Regular readers will be surprised to realise that this is will be the 5th participation of the EFG crew. Particularly surprised if you read that very first report of 2 rank amateurs who left from Glasgow in a £500 car bought from Ebay having never driven on snow apart from the traditional crawl home from the office on the 2 days a year London sees snow! You’ll recall we laughed at the suggestion of the Mayor of Reims as he waved us away from his City that we’d soon be hitting major snow storms, we panicked when we realised that there was no road book issued to us and that we’d need to be rallying on the maps from Reims onwards and despite finishing, we promised we’d never do it again. A box ticked. But the lack of sleep and the open stages (with traffic like snowploughs appearing in the other direction whilst you are desperately trying to average 49kph on sheet ice) were all things that we’d struggled to get our heads around as rookies.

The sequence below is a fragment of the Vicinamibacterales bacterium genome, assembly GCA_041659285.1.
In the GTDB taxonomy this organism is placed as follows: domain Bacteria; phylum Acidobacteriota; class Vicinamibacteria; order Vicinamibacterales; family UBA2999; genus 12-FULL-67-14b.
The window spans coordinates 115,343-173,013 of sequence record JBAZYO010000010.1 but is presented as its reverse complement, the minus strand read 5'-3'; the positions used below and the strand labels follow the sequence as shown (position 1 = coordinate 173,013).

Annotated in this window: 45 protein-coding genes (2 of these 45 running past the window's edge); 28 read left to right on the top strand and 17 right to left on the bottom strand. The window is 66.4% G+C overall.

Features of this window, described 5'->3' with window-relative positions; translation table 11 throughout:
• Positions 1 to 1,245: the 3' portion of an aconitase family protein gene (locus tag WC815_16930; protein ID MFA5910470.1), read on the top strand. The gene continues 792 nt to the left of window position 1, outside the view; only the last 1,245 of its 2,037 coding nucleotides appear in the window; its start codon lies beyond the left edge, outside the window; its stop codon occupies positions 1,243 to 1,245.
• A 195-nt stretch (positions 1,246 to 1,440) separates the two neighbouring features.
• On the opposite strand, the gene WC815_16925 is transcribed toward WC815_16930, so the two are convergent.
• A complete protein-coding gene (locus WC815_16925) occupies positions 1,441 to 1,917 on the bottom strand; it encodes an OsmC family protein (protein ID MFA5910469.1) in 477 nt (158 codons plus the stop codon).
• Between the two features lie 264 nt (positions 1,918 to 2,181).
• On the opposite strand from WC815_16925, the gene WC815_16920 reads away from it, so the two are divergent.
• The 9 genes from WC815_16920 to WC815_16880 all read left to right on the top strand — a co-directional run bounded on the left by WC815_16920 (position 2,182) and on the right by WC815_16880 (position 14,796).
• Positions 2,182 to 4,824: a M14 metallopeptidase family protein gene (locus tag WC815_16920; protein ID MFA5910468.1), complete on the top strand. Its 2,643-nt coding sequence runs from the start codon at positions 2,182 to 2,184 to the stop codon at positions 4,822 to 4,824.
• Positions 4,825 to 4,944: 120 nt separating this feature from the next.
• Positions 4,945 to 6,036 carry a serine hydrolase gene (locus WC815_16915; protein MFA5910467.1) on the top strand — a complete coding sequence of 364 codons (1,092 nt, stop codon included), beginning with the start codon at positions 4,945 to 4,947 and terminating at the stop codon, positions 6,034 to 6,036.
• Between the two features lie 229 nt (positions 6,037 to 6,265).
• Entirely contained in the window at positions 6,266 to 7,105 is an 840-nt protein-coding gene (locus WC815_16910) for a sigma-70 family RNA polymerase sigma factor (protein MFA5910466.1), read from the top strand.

There was of course a 2nd year, when, perhaps like childbirth, the painful memories had subsided and all we recalled was that amazing sense of adventure to take a 30 year old rally car across Europe. So once again we were on the start line in Glasgow and once again we set off in snow to Reims and beyond. 2013 was of course the year where we lost the engine on the first special stage after some robust driving from a Man in a Moskvitch but not before we’d had a fabulous run south including an hour in the wheel tracks of Monte legend Jean Ragnotti in an Alpine. The disappointment only hardened our resolve to compete further and the ebay-bought Trusty Turbo was swapped for a 1970’s Lancia Fulvia in full Group 4 specification for 2014.